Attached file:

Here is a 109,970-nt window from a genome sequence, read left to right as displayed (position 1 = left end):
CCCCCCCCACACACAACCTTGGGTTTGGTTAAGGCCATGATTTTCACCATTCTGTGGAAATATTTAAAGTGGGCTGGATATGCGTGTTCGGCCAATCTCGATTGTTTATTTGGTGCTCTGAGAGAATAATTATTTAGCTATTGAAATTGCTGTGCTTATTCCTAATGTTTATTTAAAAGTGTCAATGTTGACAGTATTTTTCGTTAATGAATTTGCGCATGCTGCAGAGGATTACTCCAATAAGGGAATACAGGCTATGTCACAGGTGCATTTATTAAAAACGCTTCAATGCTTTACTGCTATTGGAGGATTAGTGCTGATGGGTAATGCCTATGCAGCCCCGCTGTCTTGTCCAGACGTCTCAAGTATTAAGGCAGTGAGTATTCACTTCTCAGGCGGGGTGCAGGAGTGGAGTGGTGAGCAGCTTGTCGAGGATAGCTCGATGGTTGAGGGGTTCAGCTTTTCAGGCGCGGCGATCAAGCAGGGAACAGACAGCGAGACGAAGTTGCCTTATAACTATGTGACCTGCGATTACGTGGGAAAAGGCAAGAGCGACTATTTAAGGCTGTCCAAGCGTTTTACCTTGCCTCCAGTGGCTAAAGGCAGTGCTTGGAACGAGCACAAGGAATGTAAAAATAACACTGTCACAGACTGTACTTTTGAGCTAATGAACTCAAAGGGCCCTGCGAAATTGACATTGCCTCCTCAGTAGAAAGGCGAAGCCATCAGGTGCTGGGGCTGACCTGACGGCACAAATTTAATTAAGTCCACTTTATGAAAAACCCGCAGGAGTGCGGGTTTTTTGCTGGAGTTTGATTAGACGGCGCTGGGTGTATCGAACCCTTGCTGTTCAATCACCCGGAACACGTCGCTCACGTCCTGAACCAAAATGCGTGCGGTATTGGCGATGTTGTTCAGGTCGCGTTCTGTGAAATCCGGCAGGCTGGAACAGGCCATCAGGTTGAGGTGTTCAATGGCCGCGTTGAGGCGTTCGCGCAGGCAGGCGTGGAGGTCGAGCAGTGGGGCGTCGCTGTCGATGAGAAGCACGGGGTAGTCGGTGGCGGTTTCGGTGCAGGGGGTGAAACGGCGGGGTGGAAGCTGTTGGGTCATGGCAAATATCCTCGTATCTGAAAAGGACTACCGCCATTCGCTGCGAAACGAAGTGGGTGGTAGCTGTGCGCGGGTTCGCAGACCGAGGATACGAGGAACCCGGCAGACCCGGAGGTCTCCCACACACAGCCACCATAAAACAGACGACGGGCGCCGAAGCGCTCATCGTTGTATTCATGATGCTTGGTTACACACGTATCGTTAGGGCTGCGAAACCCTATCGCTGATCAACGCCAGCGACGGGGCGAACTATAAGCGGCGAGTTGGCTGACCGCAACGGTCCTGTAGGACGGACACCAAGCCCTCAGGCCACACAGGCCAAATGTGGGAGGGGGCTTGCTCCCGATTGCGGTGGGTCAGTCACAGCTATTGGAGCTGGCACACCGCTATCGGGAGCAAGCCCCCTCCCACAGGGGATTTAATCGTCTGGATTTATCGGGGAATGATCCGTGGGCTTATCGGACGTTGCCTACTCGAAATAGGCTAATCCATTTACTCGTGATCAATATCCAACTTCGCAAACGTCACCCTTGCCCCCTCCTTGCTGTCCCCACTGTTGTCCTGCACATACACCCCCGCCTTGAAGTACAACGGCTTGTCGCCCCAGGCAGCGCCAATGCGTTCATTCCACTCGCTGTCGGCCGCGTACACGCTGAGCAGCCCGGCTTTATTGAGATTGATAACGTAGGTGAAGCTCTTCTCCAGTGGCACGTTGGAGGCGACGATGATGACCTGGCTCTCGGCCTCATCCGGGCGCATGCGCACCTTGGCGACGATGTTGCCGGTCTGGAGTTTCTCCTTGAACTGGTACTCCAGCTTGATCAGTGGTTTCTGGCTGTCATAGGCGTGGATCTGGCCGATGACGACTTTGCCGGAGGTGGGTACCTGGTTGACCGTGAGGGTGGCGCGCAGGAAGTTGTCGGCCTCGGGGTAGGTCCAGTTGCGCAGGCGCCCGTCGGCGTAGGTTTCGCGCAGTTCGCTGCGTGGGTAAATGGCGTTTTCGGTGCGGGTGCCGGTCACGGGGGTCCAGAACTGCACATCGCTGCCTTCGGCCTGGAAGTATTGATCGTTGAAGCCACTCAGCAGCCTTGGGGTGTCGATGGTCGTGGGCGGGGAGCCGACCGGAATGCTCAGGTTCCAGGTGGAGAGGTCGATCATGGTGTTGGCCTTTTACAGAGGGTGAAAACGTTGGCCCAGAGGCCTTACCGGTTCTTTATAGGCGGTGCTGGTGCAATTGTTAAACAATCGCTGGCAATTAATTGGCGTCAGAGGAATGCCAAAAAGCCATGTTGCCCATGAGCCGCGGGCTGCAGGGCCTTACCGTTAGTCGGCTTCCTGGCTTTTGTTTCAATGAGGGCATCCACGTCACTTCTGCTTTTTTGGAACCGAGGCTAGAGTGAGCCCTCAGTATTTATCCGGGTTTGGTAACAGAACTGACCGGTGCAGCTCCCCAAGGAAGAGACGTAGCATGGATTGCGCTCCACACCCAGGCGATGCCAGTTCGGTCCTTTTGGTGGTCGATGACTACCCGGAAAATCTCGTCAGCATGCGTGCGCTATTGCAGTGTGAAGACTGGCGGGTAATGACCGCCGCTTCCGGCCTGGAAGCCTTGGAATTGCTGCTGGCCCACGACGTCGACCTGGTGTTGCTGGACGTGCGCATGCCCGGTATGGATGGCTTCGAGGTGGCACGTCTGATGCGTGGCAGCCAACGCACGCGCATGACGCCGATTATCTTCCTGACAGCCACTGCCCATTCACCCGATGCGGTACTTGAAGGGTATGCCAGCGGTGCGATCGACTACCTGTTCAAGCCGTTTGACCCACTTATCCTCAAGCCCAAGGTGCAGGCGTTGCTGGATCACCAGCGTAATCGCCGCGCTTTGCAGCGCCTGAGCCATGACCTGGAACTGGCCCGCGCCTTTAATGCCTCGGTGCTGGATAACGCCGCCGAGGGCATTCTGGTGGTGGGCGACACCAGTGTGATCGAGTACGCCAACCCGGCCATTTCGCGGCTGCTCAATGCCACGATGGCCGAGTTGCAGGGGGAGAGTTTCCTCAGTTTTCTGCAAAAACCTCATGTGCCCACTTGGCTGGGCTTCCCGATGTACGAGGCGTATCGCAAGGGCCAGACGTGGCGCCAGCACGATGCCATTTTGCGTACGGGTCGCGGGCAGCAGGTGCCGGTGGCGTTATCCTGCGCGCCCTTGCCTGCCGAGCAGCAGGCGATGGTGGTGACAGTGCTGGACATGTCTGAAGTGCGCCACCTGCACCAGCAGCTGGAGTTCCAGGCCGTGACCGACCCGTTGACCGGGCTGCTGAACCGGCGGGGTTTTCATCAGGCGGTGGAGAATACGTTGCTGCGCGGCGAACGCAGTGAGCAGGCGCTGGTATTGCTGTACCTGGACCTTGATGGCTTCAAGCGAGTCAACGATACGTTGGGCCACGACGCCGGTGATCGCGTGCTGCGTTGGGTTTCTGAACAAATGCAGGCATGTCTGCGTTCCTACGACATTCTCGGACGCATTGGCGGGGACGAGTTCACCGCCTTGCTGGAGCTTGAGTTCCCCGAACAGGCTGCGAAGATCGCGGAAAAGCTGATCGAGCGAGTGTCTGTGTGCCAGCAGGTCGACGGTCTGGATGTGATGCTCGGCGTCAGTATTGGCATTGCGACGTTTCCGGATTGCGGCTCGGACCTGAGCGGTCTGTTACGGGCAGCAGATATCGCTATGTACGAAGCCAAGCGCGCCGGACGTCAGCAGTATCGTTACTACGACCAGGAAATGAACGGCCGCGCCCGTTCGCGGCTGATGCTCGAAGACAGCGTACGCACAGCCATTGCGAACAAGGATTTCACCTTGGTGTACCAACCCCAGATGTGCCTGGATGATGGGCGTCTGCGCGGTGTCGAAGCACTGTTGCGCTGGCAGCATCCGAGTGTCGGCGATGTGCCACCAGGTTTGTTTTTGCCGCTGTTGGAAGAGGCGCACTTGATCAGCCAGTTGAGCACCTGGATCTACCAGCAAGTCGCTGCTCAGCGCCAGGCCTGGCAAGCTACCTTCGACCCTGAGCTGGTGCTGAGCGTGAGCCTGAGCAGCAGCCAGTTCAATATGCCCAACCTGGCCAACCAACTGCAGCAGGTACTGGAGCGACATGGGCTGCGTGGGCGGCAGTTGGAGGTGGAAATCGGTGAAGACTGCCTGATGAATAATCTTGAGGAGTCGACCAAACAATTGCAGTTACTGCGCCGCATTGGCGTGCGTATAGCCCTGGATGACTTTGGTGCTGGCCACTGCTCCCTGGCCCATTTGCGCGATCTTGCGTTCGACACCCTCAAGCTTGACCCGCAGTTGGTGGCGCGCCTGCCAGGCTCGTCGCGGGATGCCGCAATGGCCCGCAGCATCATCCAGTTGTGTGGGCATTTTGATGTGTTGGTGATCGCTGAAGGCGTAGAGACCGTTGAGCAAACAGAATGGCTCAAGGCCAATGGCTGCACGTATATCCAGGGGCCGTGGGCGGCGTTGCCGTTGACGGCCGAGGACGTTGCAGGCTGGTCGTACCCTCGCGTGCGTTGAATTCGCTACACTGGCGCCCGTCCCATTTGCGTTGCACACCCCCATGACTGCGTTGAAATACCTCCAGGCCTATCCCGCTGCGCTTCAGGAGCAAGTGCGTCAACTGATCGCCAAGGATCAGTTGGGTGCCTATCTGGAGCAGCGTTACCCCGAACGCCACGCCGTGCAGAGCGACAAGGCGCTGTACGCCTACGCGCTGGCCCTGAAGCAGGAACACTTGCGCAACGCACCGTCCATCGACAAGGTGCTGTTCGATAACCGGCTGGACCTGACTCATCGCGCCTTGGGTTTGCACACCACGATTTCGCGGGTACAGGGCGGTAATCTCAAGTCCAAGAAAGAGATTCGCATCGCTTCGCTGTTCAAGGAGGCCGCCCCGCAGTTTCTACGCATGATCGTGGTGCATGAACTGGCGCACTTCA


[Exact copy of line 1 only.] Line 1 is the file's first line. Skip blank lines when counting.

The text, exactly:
Here is a 109,970-nt window from a genome sequence, read left to right as displayed (position 1 = left end):